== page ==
First Aid Stations

ON, SK and YK also require employers to provide “first aid stations,” basically scaled down first aid rooms, in certain situations where establishing a first aid room isn’t really necessary or would be impractical. For example, employers in Ontario with fewer than 200 workers in any one shift must have at least one first aid station but don’t need a first aid room; those with more than 200 workers in any one shift must have a first aid room. In general, a first aid station is a substitute for a first aid room. If the workplace already has a first aid room, it doesn’t need a first aid station, too.

Step 4: Provide Certified First Aid Attendants

The site-specific risk factors for first aid kits and rooms also determine how many certified first aid attendants (also called “first aiders” or “first aid providers”) and what kind of certification they need. The new harmonization rules recognize 2 kinds of first aid attendant training levels: Intermediate and Advanced, as opposed to Level 1 and Level 2 required by many jurisdictions before harmonization. The good news is that most of these jurisdictions are continuing to recognize the validity of existing Level 1 and 2 qualification over a grace period, typically one year, until employers can ensure that attendants meet the Intermediate and Advanced qualifications. As before, attendants must be certified and trained at the employer’s expense and be:

  • Physically and mentally capable of performing their duties;
  • Assigned to the first aid room or station;
  • Assigned to work close to the first aid station or room for which they’re responsible;
  • Assigned duties that won’t interfere with their prompt and adequate rendering of first aid; and
  • Readily available and accessible to workers during work hours.

Step 5: Maintain Appropriate First Aid Records

All jurisdictions require employers to create and retain first aid logs and records of all injuries and illnesses and any cases that are referred for medical treatment to a doctor or hospital. While specifics vary by jurisdiction, in general, first aid records should contain:

  • The date and time the injury or illness was reported;
  • The date and time the injury or illness occurred;
  • Where in the workplace it occurred;
  • The work-related cause of the injury or illness, if any;
  • The injured or ill worker’s full name, age and position;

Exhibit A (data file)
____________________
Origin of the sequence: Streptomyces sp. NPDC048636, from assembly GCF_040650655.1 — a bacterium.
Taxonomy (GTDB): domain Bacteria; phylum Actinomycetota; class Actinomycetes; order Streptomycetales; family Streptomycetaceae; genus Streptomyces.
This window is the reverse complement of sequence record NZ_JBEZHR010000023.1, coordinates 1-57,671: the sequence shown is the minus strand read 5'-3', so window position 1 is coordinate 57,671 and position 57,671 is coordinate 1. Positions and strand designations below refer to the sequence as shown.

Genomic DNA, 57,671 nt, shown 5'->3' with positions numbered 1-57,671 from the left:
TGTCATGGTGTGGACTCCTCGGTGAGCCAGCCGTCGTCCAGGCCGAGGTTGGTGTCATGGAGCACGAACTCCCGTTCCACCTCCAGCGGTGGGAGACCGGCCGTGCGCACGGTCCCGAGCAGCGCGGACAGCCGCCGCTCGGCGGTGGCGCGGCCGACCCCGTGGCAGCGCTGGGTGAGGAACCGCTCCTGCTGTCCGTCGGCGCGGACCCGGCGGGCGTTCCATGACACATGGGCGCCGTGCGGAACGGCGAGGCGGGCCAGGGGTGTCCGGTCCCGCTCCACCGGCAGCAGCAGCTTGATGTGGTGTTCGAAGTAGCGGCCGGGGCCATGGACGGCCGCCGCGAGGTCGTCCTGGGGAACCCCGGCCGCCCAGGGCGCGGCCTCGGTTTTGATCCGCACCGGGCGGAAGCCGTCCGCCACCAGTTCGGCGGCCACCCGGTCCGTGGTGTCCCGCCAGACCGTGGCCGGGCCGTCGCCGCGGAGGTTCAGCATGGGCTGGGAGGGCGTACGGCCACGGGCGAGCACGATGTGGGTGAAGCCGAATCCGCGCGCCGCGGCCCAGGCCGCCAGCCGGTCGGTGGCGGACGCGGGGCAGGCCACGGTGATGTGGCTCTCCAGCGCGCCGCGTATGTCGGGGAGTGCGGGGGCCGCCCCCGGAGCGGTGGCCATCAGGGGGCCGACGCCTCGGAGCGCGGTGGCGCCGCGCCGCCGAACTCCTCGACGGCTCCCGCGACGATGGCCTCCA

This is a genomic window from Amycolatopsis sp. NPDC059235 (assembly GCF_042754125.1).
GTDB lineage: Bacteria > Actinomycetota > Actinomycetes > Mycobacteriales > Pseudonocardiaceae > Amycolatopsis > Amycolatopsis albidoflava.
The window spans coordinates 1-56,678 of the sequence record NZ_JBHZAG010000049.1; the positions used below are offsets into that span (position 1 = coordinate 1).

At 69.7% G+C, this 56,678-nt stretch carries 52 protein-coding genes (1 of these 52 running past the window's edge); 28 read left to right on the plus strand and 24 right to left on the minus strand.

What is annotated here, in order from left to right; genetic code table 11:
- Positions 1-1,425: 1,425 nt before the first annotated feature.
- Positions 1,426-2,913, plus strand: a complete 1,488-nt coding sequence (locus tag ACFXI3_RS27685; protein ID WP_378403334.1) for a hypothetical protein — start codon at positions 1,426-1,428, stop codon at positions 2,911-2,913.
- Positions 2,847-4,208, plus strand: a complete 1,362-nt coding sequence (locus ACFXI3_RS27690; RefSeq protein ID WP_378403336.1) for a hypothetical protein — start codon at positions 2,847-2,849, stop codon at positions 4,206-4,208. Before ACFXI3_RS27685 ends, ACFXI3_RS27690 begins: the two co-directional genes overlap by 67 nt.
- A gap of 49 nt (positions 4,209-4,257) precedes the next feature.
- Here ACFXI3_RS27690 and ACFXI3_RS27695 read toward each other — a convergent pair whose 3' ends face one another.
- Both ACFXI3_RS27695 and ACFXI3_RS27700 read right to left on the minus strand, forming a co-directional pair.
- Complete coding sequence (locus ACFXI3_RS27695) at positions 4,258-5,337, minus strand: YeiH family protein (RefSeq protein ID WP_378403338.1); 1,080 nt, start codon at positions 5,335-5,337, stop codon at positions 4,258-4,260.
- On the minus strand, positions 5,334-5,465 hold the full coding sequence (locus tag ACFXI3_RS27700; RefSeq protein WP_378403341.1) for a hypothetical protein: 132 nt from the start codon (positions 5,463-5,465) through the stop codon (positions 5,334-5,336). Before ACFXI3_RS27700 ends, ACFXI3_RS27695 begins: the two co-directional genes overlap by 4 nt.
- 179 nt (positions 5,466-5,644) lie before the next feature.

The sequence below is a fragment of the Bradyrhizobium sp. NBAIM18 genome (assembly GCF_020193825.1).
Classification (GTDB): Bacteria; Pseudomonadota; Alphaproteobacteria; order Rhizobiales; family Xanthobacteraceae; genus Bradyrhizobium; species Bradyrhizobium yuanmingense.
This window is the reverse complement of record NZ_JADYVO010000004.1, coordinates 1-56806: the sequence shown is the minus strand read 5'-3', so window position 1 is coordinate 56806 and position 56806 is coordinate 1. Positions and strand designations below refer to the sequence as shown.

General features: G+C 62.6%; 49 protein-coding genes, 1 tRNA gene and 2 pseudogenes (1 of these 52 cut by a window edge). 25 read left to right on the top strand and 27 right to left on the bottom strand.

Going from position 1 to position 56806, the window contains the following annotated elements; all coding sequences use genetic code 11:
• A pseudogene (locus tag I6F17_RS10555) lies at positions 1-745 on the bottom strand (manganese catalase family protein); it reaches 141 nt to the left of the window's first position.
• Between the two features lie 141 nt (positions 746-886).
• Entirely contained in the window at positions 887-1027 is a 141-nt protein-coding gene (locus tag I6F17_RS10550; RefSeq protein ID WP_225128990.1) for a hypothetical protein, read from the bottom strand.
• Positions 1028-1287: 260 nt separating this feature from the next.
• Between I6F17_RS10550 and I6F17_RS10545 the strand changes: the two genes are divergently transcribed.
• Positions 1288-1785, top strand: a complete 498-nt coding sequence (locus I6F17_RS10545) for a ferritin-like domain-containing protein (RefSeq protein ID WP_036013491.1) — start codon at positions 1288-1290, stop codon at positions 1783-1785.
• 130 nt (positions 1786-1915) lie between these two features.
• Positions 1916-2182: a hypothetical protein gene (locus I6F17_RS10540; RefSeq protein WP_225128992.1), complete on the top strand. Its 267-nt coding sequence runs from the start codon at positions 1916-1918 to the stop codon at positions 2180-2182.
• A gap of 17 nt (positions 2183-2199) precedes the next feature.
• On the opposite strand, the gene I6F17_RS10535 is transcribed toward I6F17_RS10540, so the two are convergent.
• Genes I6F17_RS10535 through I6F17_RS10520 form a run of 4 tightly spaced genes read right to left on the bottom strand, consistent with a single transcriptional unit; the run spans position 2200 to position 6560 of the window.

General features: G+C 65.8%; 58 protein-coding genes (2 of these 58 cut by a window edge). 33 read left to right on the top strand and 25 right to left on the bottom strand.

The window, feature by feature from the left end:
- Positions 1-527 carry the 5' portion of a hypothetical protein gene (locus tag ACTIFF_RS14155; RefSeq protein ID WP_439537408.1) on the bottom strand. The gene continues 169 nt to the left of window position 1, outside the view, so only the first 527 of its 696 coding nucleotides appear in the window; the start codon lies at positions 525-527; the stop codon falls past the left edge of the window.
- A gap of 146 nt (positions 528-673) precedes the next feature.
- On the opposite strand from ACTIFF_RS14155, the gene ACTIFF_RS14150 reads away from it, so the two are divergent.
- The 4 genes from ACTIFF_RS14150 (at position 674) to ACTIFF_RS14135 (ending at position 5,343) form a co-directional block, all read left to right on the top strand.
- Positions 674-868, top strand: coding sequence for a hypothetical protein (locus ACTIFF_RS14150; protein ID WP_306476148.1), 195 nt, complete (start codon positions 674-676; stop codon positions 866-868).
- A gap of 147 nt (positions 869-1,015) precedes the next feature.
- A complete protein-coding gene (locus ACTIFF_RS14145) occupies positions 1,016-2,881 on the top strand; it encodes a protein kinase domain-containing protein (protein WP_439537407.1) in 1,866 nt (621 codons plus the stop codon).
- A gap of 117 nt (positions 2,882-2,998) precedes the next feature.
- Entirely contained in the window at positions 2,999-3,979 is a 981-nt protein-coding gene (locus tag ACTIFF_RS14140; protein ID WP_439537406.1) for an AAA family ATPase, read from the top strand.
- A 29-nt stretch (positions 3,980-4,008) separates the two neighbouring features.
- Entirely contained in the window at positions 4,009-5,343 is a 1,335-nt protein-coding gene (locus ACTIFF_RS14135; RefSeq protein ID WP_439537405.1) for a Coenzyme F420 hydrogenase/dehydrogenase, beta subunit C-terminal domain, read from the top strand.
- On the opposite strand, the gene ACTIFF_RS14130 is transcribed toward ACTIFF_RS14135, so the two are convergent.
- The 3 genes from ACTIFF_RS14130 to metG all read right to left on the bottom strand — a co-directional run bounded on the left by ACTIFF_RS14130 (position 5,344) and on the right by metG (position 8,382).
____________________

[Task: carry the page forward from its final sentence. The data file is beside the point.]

• A brief description of the injury or illness;
  • A brief description of the first aid rendered, if any;
  • A brief description of the arrangements made, if any, for the treatment or transportation of the injured or ill worker;
  • The names of any witnesses, if applicable; and
  • The name and signature of the first aid attendant.

First aid records must be retained for: 2 years (FED); 3 years (AB, BC); or 5 years (MB, NB, NL, NS, SK). NT, NU, ON, PEI, QC and YK require employers to retain first aid records but don’t specify for how long.

Step 6: Tell Workers Where to Get First Aid

Tell workers where they can get first aid, such as the location of first aid kits and rooms, the names and locations of certified first aid attendants, emergency procedures and emergency phone numbers. In general, employers must post this information in a conspicuous place that’s accessible to every worker, such as in a break room, cafeteria or by restrooms.

Step 7: Ensure Emergency Transportation Is Available

Ensure that transportation, such as an ambulance service, is available to take injured or ill workers to the nearest hospital, healthcare facility or other “fixed medical facility” in case on-the-scene first aid isn’t enough. If ambulance services aren’t readily available, employers must ensure that other transportation is available that:

  • Is suitable given the distance to be travelled and the types of serious injuries or illnesses that may occur;
  • Protects the occupants from the weather;
  • Has a system to allow the occupants to communicate with the hospital or healthcare facility to which the worker is being taken; and
  • Can accommodate a stretcher and an accompanying person.